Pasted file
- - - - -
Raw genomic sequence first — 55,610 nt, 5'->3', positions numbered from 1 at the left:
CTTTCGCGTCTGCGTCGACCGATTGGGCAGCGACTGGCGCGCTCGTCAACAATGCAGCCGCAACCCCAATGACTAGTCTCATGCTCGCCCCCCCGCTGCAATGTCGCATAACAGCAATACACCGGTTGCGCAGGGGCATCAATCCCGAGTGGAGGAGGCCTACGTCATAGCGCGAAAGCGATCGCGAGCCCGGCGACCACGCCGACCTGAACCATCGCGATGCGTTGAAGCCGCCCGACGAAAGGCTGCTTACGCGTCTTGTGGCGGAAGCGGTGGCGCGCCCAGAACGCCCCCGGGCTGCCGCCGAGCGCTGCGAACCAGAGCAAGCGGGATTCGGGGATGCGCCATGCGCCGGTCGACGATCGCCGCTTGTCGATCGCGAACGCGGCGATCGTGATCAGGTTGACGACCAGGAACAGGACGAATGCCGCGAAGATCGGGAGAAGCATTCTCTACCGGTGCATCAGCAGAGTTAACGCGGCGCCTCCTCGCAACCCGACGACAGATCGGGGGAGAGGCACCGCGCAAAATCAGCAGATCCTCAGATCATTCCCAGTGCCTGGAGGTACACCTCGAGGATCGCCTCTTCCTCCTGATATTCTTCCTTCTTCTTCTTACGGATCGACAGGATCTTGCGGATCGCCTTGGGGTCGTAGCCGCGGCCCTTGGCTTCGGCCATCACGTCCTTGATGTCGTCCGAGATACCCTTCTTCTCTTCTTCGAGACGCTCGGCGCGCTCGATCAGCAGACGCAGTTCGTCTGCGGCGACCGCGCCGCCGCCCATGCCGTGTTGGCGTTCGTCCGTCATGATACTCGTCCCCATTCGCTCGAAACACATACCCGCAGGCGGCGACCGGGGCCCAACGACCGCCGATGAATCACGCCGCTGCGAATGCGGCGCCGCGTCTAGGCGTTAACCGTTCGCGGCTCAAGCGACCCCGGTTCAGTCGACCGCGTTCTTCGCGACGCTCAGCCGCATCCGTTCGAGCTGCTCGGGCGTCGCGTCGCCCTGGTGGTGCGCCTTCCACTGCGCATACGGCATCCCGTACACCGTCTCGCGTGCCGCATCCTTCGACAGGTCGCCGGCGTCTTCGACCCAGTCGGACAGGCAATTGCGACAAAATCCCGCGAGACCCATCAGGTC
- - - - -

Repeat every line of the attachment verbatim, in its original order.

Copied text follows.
Raw genomic sequence first — 55,610 nt, 5'->3', positions numbered from 1 at the left:
CTTTCGCGTCTGCGTCGACCGATTGGGCAGCGACTGGCGCGCTCGTCAACAATGCAGCCGCAACCCCAATGACTAGTCTCATGCTCGCCCCCCCGCTGCAATGTCGCATAACAGCAATACACCGGTTGCGCAGGGGCATCAATCCCGAGTGGAGGAGGCCTACGTCATAGCGCGAAAGCGATCGCGAGCCCGGCGACCACGCCGACCTGAACCATCGCGATGCGTTGAAGCCGCCCGACGAAAGGCTGCTTACGCGTCTTGTGGCGGAAGCGGTGGCGCGCCCAGAACGCCCCCGGGCTGCCGCCGAGCGCTGCGAACCAGAGCAAGCGGGATTCGGGGATGCGCCATGCGCCGGTCGACGATCGCCGCTTGTCGATCGCGAACGCGGCGATCGTGATCAGGTTGACGACCAGGAACAGGACGAATGCCGCGAAGATCGGGAGAAGCATTCTCTACCGGTGCATCAGCAGAGTTAACGCGGCGCCTCCTCGCAACCCGACGACAGATCGGGGGAGAGGCACCGCGCAAAATCAGCAGATCCTCAGATCATTCCCAGTGCCTGGAGGTACACCTCGAGGATCGCCTCTTCCTCCTGATATTCTTCCTTCTTCTTCTTACGGATCGACAGGATCTTGCGGATCGCCTTGGGGTCGTAGCCGCGGCCCTTGGCTTCGGCCATCACGTCCTTGATGTCGTCCGAGATACCCTTCTTCTCTTCTTCGAGACGCTCGGCGCGCTCGATCAGCAGACGCAGTTCGTCTGCGGCGACCGCGCCGCCGCCCATGCCGTGTTGGCGTTCGTCCGTCATGATACTCGTCCCCATTCGCTCGAAACACATACCCGCAGGCGGCGACCGGGGCCCAACGACCGCCGATGAATCACGCCGCTGCGAATGCGGCGCCGCGTCTAGGCGTTAACCGTTCGCGGCTCAAGCGACCCCGGTTCAGTCGACCGCGTTCTTCGCGACGCTCAGCCGCATCCGTTCGAGCTGCTCGGGCGTCGCGTCGCCCTGGTGGTGCGCCTTCCACTGCGCATACGGCATCCCGTACACCGTCTCGCGTGCCGCATCCTTCGACAGGTCGCCGGCGTCTTCGACCCAGTCGGACAGGCAATTGCGACAAAATCCCGCGAGACCCATCAGGTC